We have already explained in a magazine article how important a good briefing is for the success of a native advertising campaign. Today, we’re talking about the opposite: the debriefing at the end of the campaign. This is because the campaign does not end with the last click in our publisher network – for us, it only ends when we draw the most important lessons from the results of the campaign. And we are passing these on to our customers in a well-structured way in the debriefing.
Here’s how a native advertising campaign unfolds
- Discussions: We define KPIs and budgets, talk about common goals, suitable formats and more.
- Briefing: A good briefing from the customer forms the cornerstone of the campaign.
- Content production: Our in-house production team creates the content, such as native articles, teasers and ads.
- Feedback & approval: The content is approved by the customer and finalized together.
- GoLive: Now the campaign can start – with the final content.
- Optimization: The campaign is continuously optimized by our AOS, the Automated Optimization System.
- Reporting: Our customers are informed about the performance of the campaign through weekly reports and finally receive a final report.
- Debriefing: If customers accept our offer of a debriefing appointment, all insights – both positive and negative – and possible starting points for further measures are discussed.
Debriefing: This is why the right conclusion to the campaign is important
Feedback, optimizations, reports: A lot is happening in the course of a native advertising campaign – and our customers receive plenty of information from us. At the end of the day, it may be difficult to classify this information and derive lessons learned. That’s why a debriefing is so important: todiscuss the results of the campaign together.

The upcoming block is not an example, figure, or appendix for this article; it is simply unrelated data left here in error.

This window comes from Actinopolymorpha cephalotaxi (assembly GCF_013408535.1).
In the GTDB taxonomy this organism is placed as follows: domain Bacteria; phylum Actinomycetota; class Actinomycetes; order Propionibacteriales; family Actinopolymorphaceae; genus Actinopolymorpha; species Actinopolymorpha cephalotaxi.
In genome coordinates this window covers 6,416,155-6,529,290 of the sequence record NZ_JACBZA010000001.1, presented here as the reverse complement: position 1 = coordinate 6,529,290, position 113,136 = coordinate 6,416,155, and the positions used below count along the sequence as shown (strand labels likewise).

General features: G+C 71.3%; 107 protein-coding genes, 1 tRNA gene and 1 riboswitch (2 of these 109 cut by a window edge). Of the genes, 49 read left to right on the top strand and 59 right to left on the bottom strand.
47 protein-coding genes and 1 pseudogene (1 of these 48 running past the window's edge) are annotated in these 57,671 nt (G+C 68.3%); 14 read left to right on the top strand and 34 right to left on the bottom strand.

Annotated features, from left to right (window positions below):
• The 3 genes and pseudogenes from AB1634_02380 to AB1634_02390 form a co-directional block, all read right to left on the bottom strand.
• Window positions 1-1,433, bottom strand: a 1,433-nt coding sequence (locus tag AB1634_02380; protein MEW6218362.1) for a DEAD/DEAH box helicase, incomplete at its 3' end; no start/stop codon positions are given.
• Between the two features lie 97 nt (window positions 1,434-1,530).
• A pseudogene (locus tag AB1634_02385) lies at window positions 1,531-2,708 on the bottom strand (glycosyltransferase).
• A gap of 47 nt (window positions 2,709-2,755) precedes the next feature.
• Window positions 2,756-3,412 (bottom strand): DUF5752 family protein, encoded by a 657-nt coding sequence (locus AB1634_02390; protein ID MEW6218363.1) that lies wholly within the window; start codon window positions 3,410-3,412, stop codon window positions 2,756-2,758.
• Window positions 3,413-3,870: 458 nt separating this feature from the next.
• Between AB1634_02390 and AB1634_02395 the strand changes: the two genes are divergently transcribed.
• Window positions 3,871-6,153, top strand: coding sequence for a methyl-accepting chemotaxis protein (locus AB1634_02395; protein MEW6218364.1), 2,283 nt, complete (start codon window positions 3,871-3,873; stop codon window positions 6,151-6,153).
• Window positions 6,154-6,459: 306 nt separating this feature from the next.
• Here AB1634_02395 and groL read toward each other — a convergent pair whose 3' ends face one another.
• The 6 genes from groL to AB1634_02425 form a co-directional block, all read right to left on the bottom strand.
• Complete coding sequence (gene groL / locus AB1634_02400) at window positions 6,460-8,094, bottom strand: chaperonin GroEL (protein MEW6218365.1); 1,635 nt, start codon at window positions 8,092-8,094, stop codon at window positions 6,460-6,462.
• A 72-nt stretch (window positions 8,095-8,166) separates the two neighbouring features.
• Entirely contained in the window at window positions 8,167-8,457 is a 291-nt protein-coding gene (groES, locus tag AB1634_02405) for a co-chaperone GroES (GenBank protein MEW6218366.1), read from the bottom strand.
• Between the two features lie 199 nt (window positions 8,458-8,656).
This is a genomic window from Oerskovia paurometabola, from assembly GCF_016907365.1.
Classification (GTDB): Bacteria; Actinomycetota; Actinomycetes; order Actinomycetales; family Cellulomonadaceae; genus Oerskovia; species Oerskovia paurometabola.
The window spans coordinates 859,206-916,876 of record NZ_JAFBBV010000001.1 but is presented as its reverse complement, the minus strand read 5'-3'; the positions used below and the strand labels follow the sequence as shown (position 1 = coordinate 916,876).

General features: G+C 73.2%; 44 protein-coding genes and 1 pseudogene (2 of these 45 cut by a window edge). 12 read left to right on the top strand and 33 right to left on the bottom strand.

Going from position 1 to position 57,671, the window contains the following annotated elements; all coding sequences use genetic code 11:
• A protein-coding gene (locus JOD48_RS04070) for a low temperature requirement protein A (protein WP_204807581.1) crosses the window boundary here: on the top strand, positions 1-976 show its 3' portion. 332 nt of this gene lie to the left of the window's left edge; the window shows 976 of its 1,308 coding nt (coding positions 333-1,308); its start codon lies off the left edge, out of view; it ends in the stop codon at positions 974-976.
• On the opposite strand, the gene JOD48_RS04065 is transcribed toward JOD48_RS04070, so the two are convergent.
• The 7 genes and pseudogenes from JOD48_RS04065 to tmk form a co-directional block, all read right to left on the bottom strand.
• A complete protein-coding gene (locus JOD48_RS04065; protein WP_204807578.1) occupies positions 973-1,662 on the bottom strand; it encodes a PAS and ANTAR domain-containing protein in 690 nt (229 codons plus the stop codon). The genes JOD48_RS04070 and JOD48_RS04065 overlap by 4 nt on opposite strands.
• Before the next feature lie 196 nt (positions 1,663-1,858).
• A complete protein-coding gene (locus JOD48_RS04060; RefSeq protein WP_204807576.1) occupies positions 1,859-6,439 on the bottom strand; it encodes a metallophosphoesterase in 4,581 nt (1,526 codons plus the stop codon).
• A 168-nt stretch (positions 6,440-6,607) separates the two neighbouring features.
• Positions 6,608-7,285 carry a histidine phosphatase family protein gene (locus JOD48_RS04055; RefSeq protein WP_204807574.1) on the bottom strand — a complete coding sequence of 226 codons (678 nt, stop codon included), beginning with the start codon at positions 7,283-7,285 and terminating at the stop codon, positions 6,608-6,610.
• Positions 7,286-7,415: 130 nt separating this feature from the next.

An honest and open debriefing is crucial
In the debriefing, we talk openly about the fact that not everything can always work perfectly. That’s what the discussion is for: to interpret the data from the reports, to record successes, but also to draw lessons from any not so good results. In this way, we determine together whether all expectations of the campaign have been met. It’s especially important to us, that we also discuss the things that didn’t turn out as expected – because that’s where there’s still a lot of potential for optimization.
Of course, you can also draw important lessons from successfully fulfilled KPIs: These can be used to determine which content is of interest to the target group. Either way: you have invested good money in a native advertising campaign. So you shouldn’t miss out on the learnings. A well-structured and honest debriefing saves time and helps to classify the results – after all, marketing takes place on many platforms and channels, all of which have their own characteristics and benchmarks. Talking to our experts makes it much easier to get an overview of the most important learnings.
Drawing important lessons from native advertising
Which teaser achieved the best click-through rate? Which ad got the most readers to clickout to the landing page? How well was the video in the text received? Which imagery and wordings seem to be particularly appealing? And how did the target group react to the integrated poll?
We get to the bottom of these and other questions in the course of interpreting a native advertising campaign – and then pass the answers on to our customers in a well-structured debriefing. These learnings can then be incorporated into future marketing measures, far beyond native advertising: For example, information about the ideal imagery and suitable wordings can also be incorporated into print formats or general brand communication. And through targeted testing and coordination, valuable insights into the problems and wishes of the target group can be gathered – possibly to be used in product development and other business areas.
In summary, the debriefing is a valuable tool to get exciting learnings and insights from a native advertising campaign – and is therefore by no means a sales pitch.